Directed by Darren Doane — who also made Blink 182’s “Dammit” and oh Lord, Kirk Cameron’s Saving Christmas — and written by Robinson, this introduces you to Alec Swan (James Jude Courtney, yes, the man who would one day by The Shape), a British SBS commando who became a member of the secretive Lodge, a group of secret agents who operate outside of the rules of governments. He’s called Firearm because, well, he can kill anyone and just about anything thanks to his gun shooting abilities. He’s also obsessed with film noir, hence relocating to Los Angeles and trying to be an old-fashioned detective.

The movie introduces his antagonist Duet (Joe Hulser) and is a basic 80s tough cop action film, but man, it has tons of squibs in it. It leads directly into issue zero of the comic, which it was packed with for $14.95.

Robinson went on to write one of the best comics of, well, ever in Starman and a comic book movie that is the inverse in quality of the comic that inspired it, The League of Extraordinary Gentlemen.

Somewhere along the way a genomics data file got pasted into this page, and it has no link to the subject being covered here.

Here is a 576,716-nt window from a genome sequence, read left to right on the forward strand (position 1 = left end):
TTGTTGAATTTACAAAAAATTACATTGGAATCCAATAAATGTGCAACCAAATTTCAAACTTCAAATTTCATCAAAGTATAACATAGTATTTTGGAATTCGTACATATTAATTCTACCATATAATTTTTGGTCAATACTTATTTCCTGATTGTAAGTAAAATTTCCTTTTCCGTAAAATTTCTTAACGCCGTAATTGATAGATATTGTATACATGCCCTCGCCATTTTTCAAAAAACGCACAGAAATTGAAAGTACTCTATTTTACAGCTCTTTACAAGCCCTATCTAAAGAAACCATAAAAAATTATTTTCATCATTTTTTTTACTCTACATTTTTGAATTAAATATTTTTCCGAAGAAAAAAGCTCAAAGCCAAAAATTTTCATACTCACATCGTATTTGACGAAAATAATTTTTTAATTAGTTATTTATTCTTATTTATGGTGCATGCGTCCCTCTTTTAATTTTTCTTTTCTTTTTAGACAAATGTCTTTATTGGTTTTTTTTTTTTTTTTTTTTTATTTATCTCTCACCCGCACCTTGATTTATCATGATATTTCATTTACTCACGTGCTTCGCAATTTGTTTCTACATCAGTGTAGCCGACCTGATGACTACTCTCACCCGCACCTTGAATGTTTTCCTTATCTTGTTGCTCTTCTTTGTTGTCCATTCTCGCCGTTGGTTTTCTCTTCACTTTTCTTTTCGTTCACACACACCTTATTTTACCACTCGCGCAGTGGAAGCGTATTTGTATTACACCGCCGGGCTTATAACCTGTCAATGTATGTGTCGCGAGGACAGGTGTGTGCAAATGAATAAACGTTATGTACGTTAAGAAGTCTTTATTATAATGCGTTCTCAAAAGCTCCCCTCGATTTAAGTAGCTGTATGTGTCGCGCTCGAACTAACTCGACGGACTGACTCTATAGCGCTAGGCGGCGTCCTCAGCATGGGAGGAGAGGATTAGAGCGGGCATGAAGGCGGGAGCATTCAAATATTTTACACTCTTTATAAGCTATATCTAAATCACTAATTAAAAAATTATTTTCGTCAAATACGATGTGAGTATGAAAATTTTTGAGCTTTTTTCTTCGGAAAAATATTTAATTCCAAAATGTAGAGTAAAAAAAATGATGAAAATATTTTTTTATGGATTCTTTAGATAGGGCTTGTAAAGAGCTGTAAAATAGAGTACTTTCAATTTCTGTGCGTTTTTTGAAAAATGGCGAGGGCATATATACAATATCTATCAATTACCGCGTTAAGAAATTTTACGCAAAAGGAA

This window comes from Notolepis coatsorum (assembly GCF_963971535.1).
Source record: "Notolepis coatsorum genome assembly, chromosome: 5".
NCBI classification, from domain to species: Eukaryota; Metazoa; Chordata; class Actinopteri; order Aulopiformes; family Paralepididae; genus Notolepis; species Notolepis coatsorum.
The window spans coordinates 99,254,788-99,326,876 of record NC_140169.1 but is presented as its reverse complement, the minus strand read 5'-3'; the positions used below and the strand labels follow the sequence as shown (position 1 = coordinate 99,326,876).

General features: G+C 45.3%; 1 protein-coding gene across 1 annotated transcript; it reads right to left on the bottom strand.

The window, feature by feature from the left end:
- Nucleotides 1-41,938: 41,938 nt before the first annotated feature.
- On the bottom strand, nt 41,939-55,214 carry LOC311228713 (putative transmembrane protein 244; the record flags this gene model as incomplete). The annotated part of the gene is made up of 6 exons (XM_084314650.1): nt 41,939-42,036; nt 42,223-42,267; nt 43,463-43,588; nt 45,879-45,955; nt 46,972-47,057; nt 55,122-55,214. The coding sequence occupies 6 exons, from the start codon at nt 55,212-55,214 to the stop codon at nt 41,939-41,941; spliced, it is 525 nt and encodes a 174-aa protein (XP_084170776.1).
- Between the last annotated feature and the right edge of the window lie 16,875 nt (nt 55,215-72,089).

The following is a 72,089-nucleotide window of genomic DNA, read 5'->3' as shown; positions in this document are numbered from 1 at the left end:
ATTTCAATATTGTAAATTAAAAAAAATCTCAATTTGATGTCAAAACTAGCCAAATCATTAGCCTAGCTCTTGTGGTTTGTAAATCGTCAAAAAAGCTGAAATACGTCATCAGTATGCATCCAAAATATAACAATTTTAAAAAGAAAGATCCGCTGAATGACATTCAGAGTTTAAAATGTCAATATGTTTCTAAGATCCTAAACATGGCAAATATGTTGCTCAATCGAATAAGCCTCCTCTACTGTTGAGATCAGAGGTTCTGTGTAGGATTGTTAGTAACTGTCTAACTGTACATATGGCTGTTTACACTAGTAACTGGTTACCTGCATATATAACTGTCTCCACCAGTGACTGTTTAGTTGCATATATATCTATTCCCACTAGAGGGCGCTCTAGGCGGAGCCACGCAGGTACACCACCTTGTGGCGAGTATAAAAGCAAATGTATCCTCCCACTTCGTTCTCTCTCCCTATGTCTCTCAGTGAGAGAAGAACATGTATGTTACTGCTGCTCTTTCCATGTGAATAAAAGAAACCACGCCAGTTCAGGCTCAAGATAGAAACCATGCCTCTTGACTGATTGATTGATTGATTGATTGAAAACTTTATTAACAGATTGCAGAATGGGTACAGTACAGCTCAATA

As for this movie, well, it’s certainly interesting that it even exists.

You can watch this on YouTube.

The Hidden (1993)

Michael Wilcott (Simon Mosely) lost his parents in a plane crash and his brother to a murderer. Now, as he hunts down that man — instead of killing himself — he finds himself getting close to The Hidden. And yes, there’s another movie with the same title, but director Nathan Hill and writer Nick Goodman didn’t know that.

Everyone is as Australian as can be and if you are ready to work your way through the accents, you’ll also be rewarded by two shirtless men having an incredible fistfight on the side of a cliff. There’s also a cocaine addicted monster which is really a man in a bear suit, so this also has that going to for it.